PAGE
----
Monkey who took grinning 'selfie' should own copyright: U.S. lawsuit
By Daniel Wallis
(Reuters) - A rare crested macaque monkey who snapped a well-known, grinning "selfie" should be declared the photo's owner and receive damages for copyright infringement after it was used in a wildlife book, animal rights activists argued in a federal lawsuit filed on Tuesday.
Naruto, a six-year-old macaque who lives free in the Tangkoko Reserve on the Indonesian island of Sulawesi, took the image and several others about four years ago using a camera left unattended by British photographer David Slater, People for the Ethical Treatment of Animals (PETA) said in the suit.
The so-called Monkey Selfies that resulted came from "a series of purposeful and voluntary actions by Naruto, unaided by Slater," said the complaint, filed in U.S. District Court in San Francisco.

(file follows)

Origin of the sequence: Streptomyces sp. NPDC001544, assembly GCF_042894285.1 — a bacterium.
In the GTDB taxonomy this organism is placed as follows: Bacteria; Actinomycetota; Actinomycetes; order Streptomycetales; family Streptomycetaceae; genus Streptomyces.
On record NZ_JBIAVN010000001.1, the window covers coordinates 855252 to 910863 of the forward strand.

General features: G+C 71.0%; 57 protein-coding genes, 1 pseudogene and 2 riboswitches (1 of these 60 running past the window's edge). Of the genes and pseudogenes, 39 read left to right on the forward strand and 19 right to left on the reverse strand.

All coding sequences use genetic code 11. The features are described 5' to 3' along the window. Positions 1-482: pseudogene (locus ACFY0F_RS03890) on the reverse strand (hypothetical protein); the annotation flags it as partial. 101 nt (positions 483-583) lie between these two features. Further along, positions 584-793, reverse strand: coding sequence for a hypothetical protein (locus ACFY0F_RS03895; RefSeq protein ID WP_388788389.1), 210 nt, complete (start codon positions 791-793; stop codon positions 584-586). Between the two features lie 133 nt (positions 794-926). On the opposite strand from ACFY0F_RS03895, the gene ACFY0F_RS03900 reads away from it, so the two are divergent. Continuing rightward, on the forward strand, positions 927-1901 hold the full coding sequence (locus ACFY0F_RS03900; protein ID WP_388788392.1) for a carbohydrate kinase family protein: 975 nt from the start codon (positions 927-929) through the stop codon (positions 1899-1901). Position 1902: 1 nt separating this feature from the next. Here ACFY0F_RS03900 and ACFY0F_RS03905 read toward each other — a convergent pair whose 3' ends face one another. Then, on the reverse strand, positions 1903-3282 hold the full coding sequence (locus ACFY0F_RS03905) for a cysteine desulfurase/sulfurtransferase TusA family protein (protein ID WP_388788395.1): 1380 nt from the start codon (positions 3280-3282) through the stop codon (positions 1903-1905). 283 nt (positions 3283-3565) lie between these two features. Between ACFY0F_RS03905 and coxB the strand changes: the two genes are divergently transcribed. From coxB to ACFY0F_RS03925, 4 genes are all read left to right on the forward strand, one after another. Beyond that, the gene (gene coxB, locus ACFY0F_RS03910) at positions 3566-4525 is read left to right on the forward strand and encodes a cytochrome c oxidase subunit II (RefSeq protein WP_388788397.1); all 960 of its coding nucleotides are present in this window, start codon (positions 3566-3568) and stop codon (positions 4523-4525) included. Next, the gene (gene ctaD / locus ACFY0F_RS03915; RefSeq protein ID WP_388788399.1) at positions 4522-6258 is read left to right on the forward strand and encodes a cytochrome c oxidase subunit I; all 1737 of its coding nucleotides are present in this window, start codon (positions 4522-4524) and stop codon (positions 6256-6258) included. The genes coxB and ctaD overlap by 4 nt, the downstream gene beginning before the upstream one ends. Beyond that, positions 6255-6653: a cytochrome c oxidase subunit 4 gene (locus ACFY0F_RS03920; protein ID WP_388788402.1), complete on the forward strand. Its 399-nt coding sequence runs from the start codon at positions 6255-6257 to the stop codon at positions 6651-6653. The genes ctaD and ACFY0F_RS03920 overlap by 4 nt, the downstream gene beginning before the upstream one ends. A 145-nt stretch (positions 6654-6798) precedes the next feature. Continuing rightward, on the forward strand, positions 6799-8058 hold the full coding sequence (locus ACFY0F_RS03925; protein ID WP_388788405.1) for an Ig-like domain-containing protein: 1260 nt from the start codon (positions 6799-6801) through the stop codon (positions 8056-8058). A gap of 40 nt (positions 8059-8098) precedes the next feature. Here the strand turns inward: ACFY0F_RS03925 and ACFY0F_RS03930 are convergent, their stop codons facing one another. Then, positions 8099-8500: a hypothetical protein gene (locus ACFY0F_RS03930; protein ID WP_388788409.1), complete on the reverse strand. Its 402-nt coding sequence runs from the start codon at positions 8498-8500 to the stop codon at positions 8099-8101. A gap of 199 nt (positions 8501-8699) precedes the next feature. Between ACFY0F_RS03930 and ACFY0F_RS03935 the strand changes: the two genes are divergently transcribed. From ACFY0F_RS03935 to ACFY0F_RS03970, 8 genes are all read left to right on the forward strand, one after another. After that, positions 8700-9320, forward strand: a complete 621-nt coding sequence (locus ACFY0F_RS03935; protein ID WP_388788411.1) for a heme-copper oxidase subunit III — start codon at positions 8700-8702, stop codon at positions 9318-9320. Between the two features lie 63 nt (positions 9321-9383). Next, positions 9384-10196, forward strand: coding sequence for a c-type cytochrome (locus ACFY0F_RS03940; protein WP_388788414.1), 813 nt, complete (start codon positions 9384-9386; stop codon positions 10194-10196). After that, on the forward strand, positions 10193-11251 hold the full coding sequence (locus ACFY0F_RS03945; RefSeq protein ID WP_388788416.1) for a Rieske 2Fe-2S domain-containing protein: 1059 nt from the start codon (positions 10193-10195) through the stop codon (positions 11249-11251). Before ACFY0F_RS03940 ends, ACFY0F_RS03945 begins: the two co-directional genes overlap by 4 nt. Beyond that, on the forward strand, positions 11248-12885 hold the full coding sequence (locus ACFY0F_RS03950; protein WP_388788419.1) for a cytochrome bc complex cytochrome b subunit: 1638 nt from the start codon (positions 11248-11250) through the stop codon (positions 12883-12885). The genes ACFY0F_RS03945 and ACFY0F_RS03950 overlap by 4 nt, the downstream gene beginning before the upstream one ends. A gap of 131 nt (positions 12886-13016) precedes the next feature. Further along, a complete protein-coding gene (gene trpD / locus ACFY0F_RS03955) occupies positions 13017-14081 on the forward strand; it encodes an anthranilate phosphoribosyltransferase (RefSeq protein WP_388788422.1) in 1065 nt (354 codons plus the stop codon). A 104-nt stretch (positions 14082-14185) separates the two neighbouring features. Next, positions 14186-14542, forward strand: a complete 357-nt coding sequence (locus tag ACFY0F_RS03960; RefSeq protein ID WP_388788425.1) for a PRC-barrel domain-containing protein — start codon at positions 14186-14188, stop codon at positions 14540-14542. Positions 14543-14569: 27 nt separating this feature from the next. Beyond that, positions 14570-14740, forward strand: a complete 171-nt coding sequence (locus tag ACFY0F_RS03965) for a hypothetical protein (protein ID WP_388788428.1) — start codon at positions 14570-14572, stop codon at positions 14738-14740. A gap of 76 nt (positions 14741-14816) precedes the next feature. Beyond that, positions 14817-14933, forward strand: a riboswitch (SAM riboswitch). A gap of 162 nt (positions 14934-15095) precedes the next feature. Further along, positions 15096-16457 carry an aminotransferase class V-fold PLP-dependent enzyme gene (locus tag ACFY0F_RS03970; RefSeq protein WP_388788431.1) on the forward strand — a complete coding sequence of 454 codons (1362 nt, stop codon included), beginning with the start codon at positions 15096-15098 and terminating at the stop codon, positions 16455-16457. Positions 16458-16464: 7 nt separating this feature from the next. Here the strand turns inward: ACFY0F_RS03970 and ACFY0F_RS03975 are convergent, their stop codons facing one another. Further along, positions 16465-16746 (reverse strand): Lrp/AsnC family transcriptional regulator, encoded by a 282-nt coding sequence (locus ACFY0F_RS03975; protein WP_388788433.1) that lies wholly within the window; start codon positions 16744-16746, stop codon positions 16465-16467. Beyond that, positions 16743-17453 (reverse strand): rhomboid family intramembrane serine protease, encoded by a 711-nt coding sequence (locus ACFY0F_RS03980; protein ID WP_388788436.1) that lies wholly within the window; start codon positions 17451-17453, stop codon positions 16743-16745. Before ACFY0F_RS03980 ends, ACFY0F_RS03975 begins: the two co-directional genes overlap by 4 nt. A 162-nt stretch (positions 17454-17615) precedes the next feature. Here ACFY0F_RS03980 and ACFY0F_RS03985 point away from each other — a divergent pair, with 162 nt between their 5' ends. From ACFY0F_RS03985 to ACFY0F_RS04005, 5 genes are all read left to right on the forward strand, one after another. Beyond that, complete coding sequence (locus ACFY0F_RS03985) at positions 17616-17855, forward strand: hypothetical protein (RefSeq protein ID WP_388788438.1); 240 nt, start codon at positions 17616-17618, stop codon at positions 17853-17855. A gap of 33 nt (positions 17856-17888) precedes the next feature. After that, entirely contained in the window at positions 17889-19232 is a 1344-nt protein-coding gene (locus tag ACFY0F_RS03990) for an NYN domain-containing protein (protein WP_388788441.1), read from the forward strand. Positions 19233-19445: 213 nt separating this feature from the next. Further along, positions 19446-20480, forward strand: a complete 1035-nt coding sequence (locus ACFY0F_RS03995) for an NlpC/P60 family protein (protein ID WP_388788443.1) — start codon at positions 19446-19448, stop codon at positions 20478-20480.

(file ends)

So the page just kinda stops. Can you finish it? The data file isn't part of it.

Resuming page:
"Naruto has the right to own and benefit from the copyright ... in the same manner and to the same extent as any other author," the suit said. (Link to 'selfie' published by PETA: bit.ly/1V8Hnnl)
Slater told Reuters he felt "rather bemused" and persecuted by the lawsuit, which he said seemed to be a publicity stunt.
He said he was very disappointed not to have been contacted by PETA in advance, and described himself as a low-paid wildlife photographer who has been struggling to earn a living.
"I am sympathetic in my book for animals having rights to property in some circumstances, but in no way do I mean copyrights," Slater said in an e-mail.
"Their focus seems more aimed at making me out to be a criminal than someone who loves and respects and fights for animals. ... I have to wonder what are the true motives behind this attack on me," he wrote. Continued...